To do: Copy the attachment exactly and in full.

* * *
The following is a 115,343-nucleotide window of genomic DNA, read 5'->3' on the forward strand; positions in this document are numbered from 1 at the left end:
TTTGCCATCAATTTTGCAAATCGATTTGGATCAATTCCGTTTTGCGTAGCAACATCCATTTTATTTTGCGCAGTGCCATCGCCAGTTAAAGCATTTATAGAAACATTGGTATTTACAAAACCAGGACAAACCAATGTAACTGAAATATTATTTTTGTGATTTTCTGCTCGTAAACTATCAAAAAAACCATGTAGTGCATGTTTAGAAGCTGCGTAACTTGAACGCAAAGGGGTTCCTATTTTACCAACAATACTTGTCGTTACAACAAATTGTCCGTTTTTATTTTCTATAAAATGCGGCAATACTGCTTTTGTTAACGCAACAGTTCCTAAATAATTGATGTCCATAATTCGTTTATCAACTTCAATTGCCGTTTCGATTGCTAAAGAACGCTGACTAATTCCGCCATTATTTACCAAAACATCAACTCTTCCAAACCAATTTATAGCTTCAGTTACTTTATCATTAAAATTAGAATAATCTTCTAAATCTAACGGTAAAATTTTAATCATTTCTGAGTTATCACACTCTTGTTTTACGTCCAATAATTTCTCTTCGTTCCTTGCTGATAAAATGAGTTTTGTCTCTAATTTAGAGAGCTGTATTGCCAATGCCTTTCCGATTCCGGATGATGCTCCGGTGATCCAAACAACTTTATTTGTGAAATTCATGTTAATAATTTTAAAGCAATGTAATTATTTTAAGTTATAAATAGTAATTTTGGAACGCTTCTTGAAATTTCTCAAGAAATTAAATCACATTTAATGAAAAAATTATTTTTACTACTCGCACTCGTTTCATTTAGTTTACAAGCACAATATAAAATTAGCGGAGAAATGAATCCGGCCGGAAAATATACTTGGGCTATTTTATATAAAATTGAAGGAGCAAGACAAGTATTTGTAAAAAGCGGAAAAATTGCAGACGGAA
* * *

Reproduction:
The following is a 115,343-nucleotide window of genomic DNA, read 5'->3' on the forward strand; positions in this document are numbered from 1 at the left end:
TTTGCCATCAATTTTGCAAATCGATTTGGATCAATTCCGTTTTGCGTAGCAACATCCATTTTATTTTGCGCAGTGCCATCGCCAGTTAAAGCATTTATAGAAACATTGGTATTTACAAAACCAGGACAAACCAATGTAACTGAAATATTATTTTTGTGATTTTCTGCTCGTAAACTATCAAAAAAACCATGTAGTGCATGTTTAGAAGCTGCGTAACTTGAACGCAAAGGGGTTCCTATTTTACCAACAATACTTGTCGTTACAACAAATTGTCCGTTTTTATTTTCTATAAAATGCGGCAATACTGCTTTTGTTAACGCAACAGTTCCTAAATAATTGATGTCCATAATTCGTTTATCAACTTCAATTGCCGTTTCGATTGCTAAAGAACGCTGACTAATTCCGCCATTATTTACCAAAACATCAACTCTTCCAAACCAATTTATAGCTTCAGTTACTTTATCATTAAAATTAGAATAATCTTCTAAATCTAACGGTAAAATTTTAATCATTTCTGAGTTATCACACTCTTGTTTTACGTCCAATAATTTCTCTTCGTTCCTTGCTGATAAAATGAGTTTTGTCTCTAATTTAGAGAGCTGTATTGCCAATGCCTTTCCGATTCCGGATGATGCTCCGGTGATCCAAACAACTTTATTTGTGAAATTCATGTTAATAATTTTAAAGCAATGTAATTATTTTAAGTTATAAATAGTAATTTTGGAACGCTTCTTGAAATTTCTCAAGAAATTAAATCACATTTAATGAAAAAATTATTTTTACTACTCGCACTCGTTTCATTTAGTTTACAAGCACAATATAAAATTAGCGGAGAAATGAATCCGGCCGGAAAATATACTTGGGCTATTTTATATAAAATTGAAGGAGCAAGACAAGTATTTGTAAAAAGCGGAAAAATTGCAGACGGAA